Frankly, I under-utilize this lens, but mostly because of the types of photos I generally take. My activity is fairly evenly split between landscape/macro/wildlife. But when I've worked with subjects at medium distances, this lens is a honey; both for interiors and outside.

    The AF works very well with the Kenko 1.4X and 2X converters. With the 1.4X, images are very sharp; with the 2X there is a hint of softness that creeps in when used with wide apertures, but that is not due to the Nikkor, strictly due to the converter.

    The VR capabilities greatly assist when shooting in lower light and handheld. It is a heavy lens to handhold, but the controls are easy to learn and operate without much confusion.

    Truly, this is one of Nikon's finest lenses. Worth every penny. I just need to mount it more often.

    reviewed October 25th, 2005 (purchased for $1,450)
  • 10 out of 10 points and recommended by Anduins (1 reviews)
    Build quality, Picture quality, focus speed
    Tends to attract attention

    Simply stated, this lens lives on my D2X. It is the most versatile lens I have ever used.

    reviewed October 25th, 2005
  • 10 out of 10 points and recommended by neticen (3 reviews)
    Image quality is outstanding and handling is excellent
    Heavy and expensive

    I will be brief, but this is the lens I pull out of my bag more often than any other. The quality of the images is excellent and VR allows me to work in hand-held situations where I would be forced into shorter focal lengths otherwise.

    I would also point to two other elements of image quality I find to be exceptional on this lens.

    First, the color and contrast provided by this lens are very pleasing to the eye. Every lens has a certain 'look' and this lens has the best look of any lens in this focal range and is perhaps one of the best in the Nikkor line.

    Second, the out of focus areas (bokeh) are also quite good. You buy a fast lens to shoot it wide open, and this lens loves to pay you back with great images.

    The other thing I love about this lens is that it is compatible with AF-I (and AF-S) tele-converters and retains auto-focus and VR. With your choice of TCs, you can have more lens in your bag for about the same space.

    A 1.4 TC gives you about a 100-300 f/4 that is as good at 300mm as Nikon's 300mm f/4 prime lens. The 2.0 TC gives you a very workable, but slightly lower quality, 140-400. That particular combination on an APS-C dSLR is like sporting a 600mm lens on a film SLR.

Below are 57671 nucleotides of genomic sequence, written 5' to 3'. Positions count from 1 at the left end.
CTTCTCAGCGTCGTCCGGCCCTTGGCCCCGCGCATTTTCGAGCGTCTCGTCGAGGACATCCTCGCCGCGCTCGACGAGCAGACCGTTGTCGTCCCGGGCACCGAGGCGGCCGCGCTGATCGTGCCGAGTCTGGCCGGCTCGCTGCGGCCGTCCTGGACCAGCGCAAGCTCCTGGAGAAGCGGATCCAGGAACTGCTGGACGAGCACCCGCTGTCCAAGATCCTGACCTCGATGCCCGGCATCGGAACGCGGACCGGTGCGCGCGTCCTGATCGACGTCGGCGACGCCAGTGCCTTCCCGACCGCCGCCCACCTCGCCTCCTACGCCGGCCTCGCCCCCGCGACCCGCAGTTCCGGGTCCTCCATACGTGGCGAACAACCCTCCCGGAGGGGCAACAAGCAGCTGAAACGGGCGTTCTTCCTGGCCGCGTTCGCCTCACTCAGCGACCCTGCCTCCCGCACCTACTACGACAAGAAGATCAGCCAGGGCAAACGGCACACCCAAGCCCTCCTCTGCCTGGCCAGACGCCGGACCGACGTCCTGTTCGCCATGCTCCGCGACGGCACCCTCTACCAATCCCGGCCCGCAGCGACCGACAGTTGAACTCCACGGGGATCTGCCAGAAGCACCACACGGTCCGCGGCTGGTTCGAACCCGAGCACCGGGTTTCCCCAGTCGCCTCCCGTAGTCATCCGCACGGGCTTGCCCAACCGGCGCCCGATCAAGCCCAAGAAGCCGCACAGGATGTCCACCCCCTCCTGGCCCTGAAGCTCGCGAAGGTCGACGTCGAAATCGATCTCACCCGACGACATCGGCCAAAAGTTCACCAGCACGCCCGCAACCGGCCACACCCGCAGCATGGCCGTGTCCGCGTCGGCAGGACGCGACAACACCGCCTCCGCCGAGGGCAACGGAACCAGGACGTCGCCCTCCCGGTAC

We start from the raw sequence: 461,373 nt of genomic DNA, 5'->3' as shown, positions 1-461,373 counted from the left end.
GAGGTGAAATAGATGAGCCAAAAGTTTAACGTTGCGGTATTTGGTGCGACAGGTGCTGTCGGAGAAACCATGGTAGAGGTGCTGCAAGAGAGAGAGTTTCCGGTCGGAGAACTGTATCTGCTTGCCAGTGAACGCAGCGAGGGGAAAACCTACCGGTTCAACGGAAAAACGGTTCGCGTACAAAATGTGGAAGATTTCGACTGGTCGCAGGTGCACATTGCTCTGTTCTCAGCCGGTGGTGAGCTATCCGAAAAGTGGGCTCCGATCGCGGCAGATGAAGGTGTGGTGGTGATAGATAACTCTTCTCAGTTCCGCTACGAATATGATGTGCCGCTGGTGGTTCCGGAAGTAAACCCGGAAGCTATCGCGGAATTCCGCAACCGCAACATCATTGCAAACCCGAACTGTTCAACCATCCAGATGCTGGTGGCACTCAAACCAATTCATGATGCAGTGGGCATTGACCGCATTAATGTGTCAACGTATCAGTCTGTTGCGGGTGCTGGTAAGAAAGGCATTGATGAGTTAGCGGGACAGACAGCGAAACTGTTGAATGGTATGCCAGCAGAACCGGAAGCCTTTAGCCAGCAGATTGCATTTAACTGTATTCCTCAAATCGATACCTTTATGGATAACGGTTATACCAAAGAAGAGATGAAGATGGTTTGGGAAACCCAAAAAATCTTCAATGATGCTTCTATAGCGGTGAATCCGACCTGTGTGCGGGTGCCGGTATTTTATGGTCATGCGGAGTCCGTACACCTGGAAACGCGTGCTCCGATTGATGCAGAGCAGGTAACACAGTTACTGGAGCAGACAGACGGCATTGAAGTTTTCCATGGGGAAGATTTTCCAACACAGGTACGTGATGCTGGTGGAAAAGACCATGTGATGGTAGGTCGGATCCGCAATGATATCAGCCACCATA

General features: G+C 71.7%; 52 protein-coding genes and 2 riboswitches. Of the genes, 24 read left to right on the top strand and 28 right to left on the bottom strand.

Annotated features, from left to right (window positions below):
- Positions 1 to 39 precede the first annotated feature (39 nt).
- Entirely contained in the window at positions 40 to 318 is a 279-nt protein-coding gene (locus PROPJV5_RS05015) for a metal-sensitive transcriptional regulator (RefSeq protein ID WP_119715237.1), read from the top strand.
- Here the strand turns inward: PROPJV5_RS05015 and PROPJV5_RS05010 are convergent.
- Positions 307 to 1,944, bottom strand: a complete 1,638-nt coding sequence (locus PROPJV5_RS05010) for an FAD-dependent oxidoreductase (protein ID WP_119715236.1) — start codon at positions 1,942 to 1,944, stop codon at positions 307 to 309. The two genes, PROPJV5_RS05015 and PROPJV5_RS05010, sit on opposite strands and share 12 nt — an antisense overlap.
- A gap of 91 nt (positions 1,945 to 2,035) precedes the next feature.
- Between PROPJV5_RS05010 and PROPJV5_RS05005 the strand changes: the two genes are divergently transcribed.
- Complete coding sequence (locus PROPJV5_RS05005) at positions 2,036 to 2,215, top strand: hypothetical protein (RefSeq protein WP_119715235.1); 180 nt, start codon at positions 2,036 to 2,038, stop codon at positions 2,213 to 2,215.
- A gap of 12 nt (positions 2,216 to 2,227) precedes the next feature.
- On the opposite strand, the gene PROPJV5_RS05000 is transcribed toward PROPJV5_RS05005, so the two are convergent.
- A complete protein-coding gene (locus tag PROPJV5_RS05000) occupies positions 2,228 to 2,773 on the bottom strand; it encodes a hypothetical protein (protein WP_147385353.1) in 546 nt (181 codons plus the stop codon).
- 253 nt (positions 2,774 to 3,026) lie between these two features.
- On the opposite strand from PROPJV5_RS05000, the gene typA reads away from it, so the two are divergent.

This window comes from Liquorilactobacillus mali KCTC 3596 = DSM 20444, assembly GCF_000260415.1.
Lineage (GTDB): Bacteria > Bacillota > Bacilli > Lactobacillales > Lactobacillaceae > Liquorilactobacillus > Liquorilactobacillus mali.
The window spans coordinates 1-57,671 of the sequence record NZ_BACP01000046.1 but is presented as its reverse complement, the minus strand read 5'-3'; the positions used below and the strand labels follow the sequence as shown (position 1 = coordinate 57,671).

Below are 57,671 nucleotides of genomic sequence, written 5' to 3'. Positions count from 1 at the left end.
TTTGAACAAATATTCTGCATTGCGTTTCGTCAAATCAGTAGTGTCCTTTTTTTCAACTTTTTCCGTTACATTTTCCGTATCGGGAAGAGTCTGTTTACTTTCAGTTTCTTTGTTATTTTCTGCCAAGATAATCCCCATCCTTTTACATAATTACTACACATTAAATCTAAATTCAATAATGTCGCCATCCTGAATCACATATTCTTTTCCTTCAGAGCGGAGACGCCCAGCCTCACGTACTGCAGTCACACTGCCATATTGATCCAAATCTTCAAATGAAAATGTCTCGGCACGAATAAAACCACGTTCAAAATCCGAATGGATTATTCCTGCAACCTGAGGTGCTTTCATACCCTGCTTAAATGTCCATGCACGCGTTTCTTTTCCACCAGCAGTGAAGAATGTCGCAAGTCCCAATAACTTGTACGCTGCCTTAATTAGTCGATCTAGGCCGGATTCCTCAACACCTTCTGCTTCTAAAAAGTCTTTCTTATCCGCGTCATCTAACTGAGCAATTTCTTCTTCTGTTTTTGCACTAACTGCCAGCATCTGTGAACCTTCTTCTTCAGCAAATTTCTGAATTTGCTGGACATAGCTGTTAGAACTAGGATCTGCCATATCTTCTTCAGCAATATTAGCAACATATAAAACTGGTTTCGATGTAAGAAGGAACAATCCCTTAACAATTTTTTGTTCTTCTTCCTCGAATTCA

reviewed October 21st, 2005 (purchased for $1,600)
  • 10 out of 10 points and recommended by afs (4 reviews)
    Sharpness, Color, Bokeh, f/2.8, build, VR, tripod foot, ergonomics, EVERYTHING!
    lens hood is a bit small, flare can be a bit of an issue. And I didn't get one sooner.

    I've owned this lens for about 5 months now. I owned the 80-200 AF-S f/2.8 before that.
    I will say one thing about this lens before I review it.
    This lens is sharp sharp sharp. Every now and then there will be a picture you'll be afraid to look at with 100% magnification, for fear of the picture causing you bodily harm with its sharpness.
    The lens exhibits outstanding performance at all apertures. It is great at f/2.8, and just gets better and better as you stop it down to f/4 and f/5.6. It knocked the socks off the 80-200 AFS in general image feel and quality in my opinion. It has beautiful bokeh too.
    The Nikon 70/80-200 series is legendary for its quality. This lens is merely the latest great leap forward in it.
    But there's nothing simple.
    For example, the lens includes the Vibration Reduction feature, which is a life-saver. I've gotten sharp pictures i'd never have gotten. Handheld shots at ISO 200 in the dark shade, 1/40 f/2.8 or f/4 at 200mm (300 equivalent). After letting VR stabilize for several seconds, I got a reasonably sharp shot of a door handle at 1/5 sec 200mm.
    Compared to the 80-200 AFS, this lens feels lighter, and is easier to operate. The zoom ring bulges ever so slightly and the focusing ring is well contoured and is nice and large for ease of use. The reduced diameter over most of the lens compared to the 80-200 is a real plus for handling. The new construction is very nice.
    The tripod collar is also a wonderful step in the right direction . The fully rotating collar is permanently fixed to the lens, with a quick release foot. This makes it easy to get a nice stable platform and remove it for handheld shooting easily. It also makes for very stable aftermarket lens QR plates for tripod heads- they simply replace the whole foot.
    Flare happens...and with 21 elements the 70-200 is no exception. But it isn't too bad in my opinion. You live with it...just like you would with any zoom in this range.
    The lens hood may be on the short side (though it looks great). Simple solution, the larger lens hood from the 80-200 AF-S model works on this lens!
    This lens produces beautiful colors and wonderfully rendered images.

    Overall, this has to have been the best spent $1300 of my life. I adore this lens and love the results I get. From nature to sports to portraits, this lens shines in every way.
    Buy one today!

    reviewed October 20th, 2005 (purchased for $1,300)